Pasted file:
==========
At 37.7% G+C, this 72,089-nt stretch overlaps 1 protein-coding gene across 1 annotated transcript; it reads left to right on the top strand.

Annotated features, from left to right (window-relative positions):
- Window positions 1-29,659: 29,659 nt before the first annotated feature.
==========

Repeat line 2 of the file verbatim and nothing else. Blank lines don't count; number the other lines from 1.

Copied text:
Annotated features, from left to right (window-relative positions):